• Kimberly Moore

Fiction: Sanctity by Kimberly Moore


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My sister, Tildy, still looks the same even though I haven’t seen her in a week. In that time, she got married and became one with Brother Jonah and God. I thought she might look different. She is wearing the dress that the married women in the pavilion wear and it is poofed out in the front because she hasn’t filled out yet. Other than the dress, she looks the same as always.


This is our time of tribulation. The devil sent the police to our home today. Brother Jonah said it would happen.


Tildy is still peering through the window into the noisy part of the police station. She turns her head to look at me. “You haven’t told them anything, have you?”


Tildy knows I won’t tell them our secrets. The devil wants to convince us that what is right is wrong. Brother Jonah has told us all the devil’s tricks. Taking us from the pavilion was meant to scare us. Next, they’ll tell us that we have been mistreated and abused, and no matter what we say, they’ll never believe the love and happiness that fills us. They won’t believe until they’re dead and in hell, wishing they had lived right and done what Brother Jonah said.


“Whatever happens, do not turn your back on God,” Tildy reminds me.


“I know.”


Tildy looks into the busy scene outside our room. I was afraid we were in jail, but the officer told me I wasn’t in trouble, and he called me sweetheart like my father does. He brought me a snack – some kind of yellow cake wrapped in plastic with a white, sweet filling. When the officer left the room, the door was open long enough for me to hear the comment about my dress. “Why do these crazy cult people always put little girls in ugly dresses?” an officer said. The insult didn’t spoil the snack, but my dress isn’t ugly. It was a gift from the mothers of the pavilion, and they chose these pink flowers to highlight my complexion.


The devil’s people dress like they’re in a gang. In the car ride to the police station, I saw girls in tight clothes, showing their evilness to all the men. Daddy says my mother is one of the evil women and he loves Tildy and me too much to let us be seduced by Satan.


“Can you see Daddy?” I ask, but Tildy doesn’t answer.


I stand on a chair to see out the window. Tildy isn’t talking because Brother Jonah, handcuffed, is being escorted by three of the officers. Brother Jonah looks smaller in this building than on his flower-covered pulpit.


“He always said he’d be persecuted,” I tell her.

Tildy is crying, watching her husband. Across the room, Brother Jonah’s other wives are also crying as he is led past them to his persecution. I don’t know why they’re crying. Brother Jonah is becoming more like Jesus today. We should be happy for his transformation, the way everyone rejoices when a sinner is whipped and sees a vision of God.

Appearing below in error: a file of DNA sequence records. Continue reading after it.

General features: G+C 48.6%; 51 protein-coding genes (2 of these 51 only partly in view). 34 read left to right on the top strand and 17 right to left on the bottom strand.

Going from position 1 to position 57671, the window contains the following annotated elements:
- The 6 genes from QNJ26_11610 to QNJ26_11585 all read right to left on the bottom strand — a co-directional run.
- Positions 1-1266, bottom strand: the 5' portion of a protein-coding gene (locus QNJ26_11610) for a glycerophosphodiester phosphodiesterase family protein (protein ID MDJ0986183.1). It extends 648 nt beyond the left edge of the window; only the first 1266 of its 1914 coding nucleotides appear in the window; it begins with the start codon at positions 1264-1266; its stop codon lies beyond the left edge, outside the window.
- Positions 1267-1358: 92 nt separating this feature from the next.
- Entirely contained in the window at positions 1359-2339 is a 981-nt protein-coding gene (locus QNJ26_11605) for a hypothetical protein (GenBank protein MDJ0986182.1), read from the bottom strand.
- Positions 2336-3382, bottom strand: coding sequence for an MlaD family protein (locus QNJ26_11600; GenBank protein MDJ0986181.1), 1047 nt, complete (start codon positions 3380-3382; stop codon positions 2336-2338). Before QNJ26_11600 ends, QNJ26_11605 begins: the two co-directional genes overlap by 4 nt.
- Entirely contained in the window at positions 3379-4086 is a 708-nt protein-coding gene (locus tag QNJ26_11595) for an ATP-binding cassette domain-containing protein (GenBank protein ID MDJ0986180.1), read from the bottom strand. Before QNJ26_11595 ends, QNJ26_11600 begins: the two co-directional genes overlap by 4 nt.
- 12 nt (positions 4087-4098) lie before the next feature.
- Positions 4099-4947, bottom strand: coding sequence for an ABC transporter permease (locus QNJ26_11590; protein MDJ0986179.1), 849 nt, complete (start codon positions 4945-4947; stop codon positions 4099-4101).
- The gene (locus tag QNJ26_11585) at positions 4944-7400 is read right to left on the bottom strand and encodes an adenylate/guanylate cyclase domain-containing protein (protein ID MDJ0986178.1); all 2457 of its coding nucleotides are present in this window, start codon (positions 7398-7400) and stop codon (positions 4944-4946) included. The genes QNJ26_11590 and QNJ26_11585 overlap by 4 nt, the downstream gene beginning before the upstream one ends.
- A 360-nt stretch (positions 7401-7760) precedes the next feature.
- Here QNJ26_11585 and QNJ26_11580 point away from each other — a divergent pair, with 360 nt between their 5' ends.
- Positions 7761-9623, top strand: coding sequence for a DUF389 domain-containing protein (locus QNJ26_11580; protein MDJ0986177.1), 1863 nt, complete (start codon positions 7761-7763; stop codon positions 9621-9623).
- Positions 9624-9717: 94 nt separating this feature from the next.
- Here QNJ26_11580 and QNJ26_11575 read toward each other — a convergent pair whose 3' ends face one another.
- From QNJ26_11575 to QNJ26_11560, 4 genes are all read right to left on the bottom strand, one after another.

The officer who called me sweetheart brings three more kids in – Michael, Boly, and Jericha – but they are all younger than me and they’re too scared to move from the bench where he places them. He tells them what he told me, that they’re not in trouble and everything will be okay. He asks them if they need anything, but they won’t answer. At their ages, we were all instructed not to speak to the devil.


The officer notices my sister. “Don’t cry, darling. You will be taken care of.”


He doesn’t understand. Tildy shouldn’t be in this room with the kids. She’s a married woman, sanctified by God in a holy union with Brother Jonah. I see rage in her red, wet eyes. She looked at me with that anger on her thirteenth birthday two weeks ago when I whispered to her to please tell me what a man’s thing looks like when she gets to see one. I thought it was funny. Tildy slapped me and threatened to tell Daddy that I was talking like a whore.


It backfired on her. She told Daddy and I was called a sinner and whipped. I saw God, though, and Daddy loved me even more after my vision made me holy. God was light, and each lash across my back opened my soul to let Him in.


Back at the window, I finally see Daddy. He is with Brother Will and Sister Tonya, handcuffed and seated by a desk with a fat, talkative officer.


“No,” Tildy whispers. “It’s Mom.”


I follow her eyes. Mom. I haven’t seen her in four years when I was six. She looks like Tildy, but with a grown-up body and makeup. Mom is one of the devil’s followers. I have learned not to love her because she is going to hell and I will be in heaven without her for eternity.


“I’m not going with her,” Tildy says.


“We’re going home with Daddy,” I remind her. “He won custody.”


“I think he just lost it. We’re in the devil’s world now. Right is wrong and wrong is right.” Tildy knocks on the door and the officer appears. “I have to use the restroom.”


Tildy runs instead, through the police station, past Mom. I run, too, but the officer stops me and holds me back. I can see Tildy being chased by two officers and Mom outside on the sidewalk. I hear tires screeching and people screaming. Mom falls to the sidewalk, looking like a turtle.


Tildy is with God now. Jesus has taken her, making her more sanctified than even her holy bond with Brother Jonah. We should rejoice.


I turn to see Daddy, who has collapsed like Mom. Brother Jonah, so close to Jesus, hangs his head, closes his eyes, and his lip quivers without a hint of joy.



Kimberly Moore is a writer and educator. Her short works are published in Typehouse Literary Magazine, MacroMicroCosm, Fleas on the Dog, Word Poppy Press, and 34 Orchard. She lives in a haunted house where she indulges the whims of cats. She may be contacted at kimberlymooreblog.com or on Twitter @Kimberlynwriter.